But all this, desirable as it is, is more than we can at present expect; though we believe that Harvard University is destined, at some future time, to assume this position; and we cannot but trust, that, by calling the attention of our readers to the need of higher means of culture than are now enjoyed, we may have done something towards the ultimate supply of such means. Very different, however, from the plan which we have sketched, should be the system of discipline and instruction for the class of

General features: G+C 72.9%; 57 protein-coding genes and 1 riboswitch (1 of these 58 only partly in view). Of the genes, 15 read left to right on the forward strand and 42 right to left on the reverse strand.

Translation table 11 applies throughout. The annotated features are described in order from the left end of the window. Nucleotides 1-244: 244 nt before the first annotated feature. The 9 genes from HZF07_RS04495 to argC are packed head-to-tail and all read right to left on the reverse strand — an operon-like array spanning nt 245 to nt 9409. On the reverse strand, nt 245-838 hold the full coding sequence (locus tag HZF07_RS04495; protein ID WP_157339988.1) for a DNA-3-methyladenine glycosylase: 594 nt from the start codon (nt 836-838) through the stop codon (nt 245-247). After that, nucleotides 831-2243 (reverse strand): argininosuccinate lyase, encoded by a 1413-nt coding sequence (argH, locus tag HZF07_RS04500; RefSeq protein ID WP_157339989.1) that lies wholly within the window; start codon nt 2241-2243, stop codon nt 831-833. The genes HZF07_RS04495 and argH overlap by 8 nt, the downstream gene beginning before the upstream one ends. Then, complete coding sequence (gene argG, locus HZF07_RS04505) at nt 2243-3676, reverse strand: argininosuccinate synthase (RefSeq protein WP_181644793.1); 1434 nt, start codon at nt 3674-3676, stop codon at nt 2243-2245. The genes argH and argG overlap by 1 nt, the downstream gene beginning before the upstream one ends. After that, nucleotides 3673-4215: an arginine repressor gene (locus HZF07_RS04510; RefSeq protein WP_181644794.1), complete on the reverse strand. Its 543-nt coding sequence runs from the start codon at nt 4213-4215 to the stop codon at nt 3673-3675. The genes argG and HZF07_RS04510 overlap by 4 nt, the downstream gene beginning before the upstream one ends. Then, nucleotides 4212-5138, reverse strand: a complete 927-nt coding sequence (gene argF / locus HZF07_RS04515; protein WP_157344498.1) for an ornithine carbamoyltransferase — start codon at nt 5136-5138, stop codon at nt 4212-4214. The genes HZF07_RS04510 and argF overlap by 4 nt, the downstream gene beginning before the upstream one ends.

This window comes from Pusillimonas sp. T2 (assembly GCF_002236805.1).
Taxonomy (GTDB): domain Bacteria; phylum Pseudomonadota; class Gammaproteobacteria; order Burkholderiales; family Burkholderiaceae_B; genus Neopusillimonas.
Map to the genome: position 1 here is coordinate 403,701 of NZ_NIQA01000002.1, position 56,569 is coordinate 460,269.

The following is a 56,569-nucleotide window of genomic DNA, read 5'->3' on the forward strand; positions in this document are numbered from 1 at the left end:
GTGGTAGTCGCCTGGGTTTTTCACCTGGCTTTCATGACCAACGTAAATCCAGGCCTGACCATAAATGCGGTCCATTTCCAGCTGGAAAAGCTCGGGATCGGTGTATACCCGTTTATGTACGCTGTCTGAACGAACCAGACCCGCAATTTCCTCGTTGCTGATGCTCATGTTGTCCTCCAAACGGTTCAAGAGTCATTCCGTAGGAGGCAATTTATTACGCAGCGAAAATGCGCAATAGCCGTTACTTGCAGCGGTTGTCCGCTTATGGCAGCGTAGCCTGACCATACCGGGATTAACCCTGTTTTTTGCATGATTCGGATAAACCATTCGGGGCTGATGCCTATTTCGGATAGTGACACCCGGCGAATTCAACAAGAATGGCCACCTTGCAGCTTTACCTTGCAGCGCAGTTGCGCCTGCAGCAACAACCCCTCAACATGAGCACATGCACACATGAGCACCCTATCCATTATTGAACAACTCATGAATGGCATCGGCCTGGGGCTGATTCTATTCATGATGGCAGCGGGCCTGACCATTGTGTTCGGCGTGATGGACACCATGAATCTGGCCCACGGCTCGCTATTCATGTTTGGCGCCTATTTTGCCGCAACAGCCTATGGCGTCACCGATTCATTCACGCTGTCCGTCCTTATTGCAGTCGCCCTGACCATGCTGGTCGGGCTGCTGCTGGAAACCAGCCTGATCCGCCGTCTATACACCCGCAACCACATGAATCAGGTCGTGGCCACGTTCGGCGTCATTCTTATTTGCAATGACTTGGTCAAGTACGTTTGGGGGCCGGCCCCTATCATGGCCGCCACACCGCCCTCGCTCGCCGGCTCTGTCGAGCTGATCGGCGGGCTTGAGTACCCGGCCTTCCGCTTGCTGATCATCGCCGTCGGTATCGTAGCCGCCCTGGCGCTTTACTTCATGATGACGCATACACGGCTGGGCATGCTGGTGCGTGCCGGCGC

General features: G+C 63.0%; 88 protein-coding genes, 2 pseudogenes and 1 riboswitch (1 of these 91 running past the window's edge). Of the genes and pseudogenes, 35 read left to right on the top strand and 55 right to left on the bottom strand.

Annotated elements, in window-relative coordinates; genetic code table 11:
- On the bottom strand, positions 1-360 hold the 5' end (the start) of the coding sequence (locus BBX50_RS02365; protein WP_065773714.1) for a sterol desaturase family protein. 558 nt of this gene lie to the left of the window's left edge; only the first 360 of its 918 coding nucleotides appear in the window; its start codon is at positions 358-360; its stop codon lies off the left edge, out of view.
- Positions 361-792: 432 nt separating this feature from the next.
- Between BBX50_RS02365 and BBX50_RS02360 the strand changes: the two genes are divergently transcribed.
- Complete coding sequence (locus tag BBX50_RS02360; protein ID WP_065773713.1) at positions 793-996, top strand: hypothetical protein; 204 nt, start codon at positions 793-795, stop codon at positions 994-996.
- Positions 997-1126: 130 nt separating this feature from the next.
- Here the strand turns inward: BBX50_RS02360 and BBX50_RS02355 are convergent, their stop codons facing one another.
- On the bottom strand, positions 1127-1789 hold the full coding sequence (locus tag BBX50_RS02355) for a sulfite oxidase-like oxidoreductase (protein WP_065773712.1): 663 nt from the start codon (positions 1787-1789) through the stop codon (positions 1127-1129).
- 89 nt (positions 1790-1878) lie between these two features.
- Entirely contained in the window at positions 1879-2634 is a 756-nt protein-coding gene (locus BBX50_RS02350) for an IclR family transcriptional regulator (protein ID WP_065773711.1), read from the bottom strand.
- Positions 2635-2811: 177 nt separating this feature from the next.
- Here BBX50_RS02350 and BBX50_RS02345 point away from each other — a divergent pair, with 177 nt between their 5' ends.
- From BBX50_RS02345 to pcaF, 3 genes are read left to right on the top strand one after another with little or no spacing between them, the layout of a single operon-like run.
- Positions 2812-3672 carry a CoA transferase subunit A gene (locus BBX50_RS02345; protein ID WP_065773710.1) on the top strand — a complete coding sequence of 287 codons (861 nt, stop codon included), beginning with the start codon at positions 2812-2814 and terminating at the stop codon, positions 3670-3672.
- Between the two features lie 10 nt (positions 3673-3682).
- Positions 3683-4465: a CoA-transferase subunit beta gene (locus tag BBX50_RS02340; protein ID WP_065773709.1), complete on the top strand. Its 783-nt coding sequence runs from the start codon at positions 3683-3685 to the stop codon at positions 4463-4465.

students, that now, from year to year, enter the University. In marking out a suitable course for them, their average age should be taken particularly into the account. Accustomed to the juvenile aspect of the students at Cambridge, we seem to ourselves, when on the grounds of any other college, to be among the posterity of Anak. On our first visit to Dartmouth College, we met the entire senior class coming from a recitation, and, judging from their athletic forms and bronzed faces, that they were the substantial young yeomanry of the neighbourhood, then at the village to attend some caucus or merry-making, we asked, after they had gone by, "Why do we meet no students ?" The members of that college are capable of casting so large a vote, that the reigning party in the State have thought it necessary to incur the odium of disfranchising them, a game, which, at Cambridge, would not be worth the candle. The majority of the students at Cambridge are the growth of the most approved system of hot-bed cultivation; as Freshmen, they are microscopic objects; they take their degrees in early boyhood; and our venerable University is fast becoming, in a double sense, "gentis cunabula nostra."